Monday, June 19, 2017

Pizza Cones

My son presented me with what he considers to be the ultimate Father's Day gift: A pizza cone kit. And you know what? It's a pretty cool concept. What pizza lover wouldn't like to have a fun, portable method for eating pizza? Think of a pizza cone as a pizza pocket (calzone to us Chicagoans) with one end open. Only, it's smaller and more portable. We set our right away to make some pizza cones to enjoy for lunch. There was a bit of a learning curve involved, but, ultimately, I think we did pretty well.

To start out with, you're going to need some pizza dough. For the ultimate level of fun, you should make your own, but refrigerated pizza dough from a can will work in a pinch. We went with some generic dough from Wal-Mart. If you use pizza crust from a can, then you'll want to make sure that you have some flour on hand. Pizza dough from a can usually comes out much too moist. Toss some flour on that dough in order to soak up the moisture so that it will be much easier to knead and cut the dough.


Once your dough is prepped to your satisfaction, roll it out with a rolling pin. You're going to want to be careful here to make sure that it's thin enough to cook properly, but no so thin that your pizza ingredients will bust though the crust. Your crust will have to be wide enough to accommodate the dough shaper. We were eventually able to get two crusts cut out using the can of refrigerated dough that we had bought.

One you have your crust cut out, you're going to have to fold it over into a cone-like shape and crimp the open edges shut. Back when I worked at a mom-and-pop pizza place, we crimped the edges of our calzones by pressing down on them with a fork. Most pizza cone kits come with their own crimper, though. For extra stickability, moisten the edges of your pizza cone dough before your crimp them. What you'll end up with looks something like a Smurf hat. You'll have to carefully place your pizza cone crust around the cone shaper that is included in the kit. It can get very tricky here, so make sure you don't stretch the dough too much when you're doing this, otherwise you'll end up creating flaws or holes in your crust. It'll probably take you a few minutes to crimp and shape your pizza cone crust, so this would also a good time to pre-heat your oven to 400 °F. Make sure you put your crust on a pan when you cook it just in case disaster strikes.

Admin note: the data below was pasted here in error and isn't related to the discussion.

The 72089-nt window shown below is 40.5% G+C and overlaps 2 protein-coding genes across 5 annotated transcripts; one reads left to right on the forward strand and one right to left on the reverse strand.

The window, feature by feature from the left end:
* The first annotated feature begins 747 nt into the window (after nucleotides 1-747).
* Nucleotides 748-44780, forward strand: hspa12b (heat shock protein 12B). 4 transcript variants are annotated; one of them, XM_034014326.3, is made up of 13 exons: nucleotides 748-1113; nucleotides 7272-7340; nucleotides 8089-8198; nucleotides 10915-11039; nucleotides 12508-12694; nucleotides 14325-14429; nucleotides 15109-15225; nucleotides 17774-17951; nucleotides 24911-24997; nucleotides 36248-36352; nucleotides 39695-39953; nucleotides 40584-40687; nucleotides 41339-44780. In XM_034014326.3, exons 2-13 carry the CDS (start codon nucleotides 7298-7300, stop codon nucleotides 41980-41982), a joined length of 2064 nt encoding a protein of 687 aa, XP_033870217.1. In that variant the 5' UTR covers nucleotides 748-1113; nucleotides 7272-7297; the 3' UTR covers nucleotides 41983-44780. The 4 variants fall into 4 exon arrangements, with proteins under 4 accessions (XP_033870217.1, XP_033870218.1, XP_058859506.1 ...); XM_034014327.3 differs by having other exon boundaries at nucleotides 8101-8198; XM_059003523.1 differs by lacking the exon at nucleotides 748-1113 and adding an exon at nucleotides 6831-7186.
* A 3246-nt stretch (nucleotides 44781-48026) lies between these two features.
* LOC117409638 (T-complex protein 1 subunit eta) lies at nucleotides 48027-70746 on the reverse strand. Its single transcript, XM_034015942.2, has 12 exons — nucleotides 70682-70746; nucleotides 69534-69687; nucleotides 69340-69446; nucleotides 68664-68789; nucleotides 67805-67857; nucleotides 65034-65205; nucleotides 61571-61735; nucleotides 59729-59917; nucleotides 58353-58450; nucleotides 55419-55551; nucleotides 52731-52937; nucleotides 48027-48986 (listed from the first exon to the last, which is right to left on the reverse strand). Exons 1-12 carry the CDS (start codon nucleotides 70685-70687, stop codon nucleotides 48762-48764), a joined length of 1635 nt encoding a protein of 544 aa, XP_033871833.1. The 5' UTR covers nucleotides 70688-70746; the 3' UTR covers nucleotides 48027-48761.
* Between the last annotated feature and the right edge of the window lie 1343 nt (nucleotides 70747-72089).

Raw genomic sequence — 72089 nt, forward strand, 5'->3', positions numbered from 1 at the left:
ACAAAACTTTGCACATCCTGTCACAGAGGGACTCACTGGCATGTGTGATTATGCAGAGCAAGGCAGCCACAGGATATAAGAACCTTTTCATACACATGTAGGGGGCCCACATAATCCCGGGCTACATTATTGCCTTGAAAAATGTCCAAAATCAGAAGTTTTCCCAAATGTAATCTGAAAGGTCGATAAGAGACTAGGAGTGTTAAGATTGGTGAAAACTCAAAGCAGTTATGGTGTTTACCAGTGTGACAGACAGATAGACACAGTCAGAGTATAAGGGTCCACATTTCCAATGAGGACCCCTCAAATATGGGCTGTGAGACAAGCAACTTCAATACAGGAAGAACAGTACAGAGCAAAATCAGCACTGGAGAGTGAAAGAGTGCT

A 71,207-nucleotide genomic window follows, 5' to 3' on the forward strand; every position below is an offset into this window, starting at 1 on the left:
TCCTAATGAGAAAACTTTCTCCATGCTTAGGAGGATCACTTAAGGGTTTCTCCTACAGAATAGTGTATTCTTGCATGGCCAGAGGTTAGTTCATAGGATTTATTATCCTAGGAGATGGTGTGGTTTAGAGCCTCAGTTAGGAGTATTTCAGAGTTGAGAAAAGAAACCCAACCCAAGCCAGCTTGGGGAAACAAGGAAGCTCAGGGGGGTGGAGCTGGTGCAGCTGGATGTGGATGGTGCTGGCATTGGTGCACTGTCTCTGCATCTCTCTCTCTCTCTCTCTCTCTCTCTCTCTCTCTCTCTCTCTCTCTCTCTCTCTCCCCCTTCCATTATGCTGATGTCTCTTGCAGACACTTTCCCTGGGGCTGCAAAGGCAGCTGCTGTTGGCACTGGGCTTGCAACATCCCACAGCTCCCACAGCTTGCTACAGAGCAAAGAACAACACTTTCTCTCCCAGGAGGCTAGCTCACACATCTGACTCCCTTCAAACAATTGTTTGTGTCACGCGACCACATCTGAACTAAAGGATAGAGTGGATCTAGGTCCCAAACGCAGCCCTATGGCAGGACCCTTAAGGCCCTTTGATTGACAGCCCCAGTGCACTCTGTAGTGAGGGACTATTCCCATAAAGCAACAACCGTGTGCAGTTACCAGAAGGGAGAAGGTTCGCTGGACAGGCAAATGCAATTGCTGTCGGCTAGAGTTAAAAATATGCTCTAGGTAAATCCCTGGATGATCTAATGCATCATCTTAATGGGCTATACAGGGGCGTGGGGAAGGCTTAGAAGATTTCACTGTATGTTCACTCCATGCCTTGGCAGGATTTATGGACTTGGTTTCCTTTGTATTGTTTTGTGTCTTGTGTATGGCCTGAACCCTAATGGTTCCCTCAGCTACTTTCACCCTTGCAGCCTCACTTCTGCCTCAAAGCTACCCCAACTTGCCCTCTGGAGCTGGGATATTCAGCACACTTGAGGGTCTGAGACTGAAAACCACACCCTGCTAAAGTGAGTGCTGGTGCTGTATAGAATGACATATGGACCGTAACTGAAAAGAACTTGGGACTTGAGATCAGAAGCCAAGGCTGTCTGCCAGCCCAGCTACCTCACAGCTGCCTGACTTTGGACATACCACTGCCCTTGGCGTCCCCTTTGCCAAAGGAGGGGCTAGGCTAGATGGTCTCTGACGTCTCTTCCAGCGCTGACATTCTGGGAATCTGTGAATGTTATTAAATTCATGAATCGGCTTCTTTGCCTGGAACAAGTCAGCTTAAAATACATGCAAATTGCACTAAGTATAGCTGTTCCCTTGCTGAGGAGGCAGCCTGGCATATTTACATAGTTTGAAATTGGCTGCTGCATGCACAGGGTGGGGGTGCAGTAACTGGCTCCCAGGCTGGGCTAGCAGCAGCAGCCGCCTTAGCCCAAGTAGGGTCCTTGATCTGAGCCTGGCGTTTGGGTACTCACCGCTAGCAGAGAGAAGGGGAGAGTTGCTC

Our first attempt at making pizza cone crust was a failure. The dough was too moist and we rolled it out too thin in places. Gravity won out and pulled the crust down to the pan that we had set the cones on in the oven. We were able to salvage these sorry excuses for cones by shoring them up with some of the unused dough. What came out wasn't very pretty, and was a bit chewy, but it worked and tasted fine.



One you've cooked your pizza cone crust for about 8 minutes, get them out of the oven. Let them cool off a little bit before you start adding your favorite pizza ingredients. How you add your ingredients is up to you. I'm sure that there are a variety of different ways to handle it. Personally, I try to coat the entire inside of the cone with some sauce to begin with. Then, I fill the cone about half way with sauce, add my ingredients and then cover them with sauce. I add some more cheese and toppings to the top of the cone. Once you've got your ingredients in, place your cones on a pan (once again, to make sure that any mess from disasters is minimized) and put them back in the oven (you didn't turn it off, did you?). Baking time is going to depend on how many ingredients you put in the cone and how thick your crust is. Once your ingredients are golden and bubbly, it's time to take your cones out. Again, let them sit for a bit in order to cool off.

Once you're done, you've got yourself a delicious portable pizza that you can hold in one hand, leaving your other hand free to hoist a beer or use the remote.

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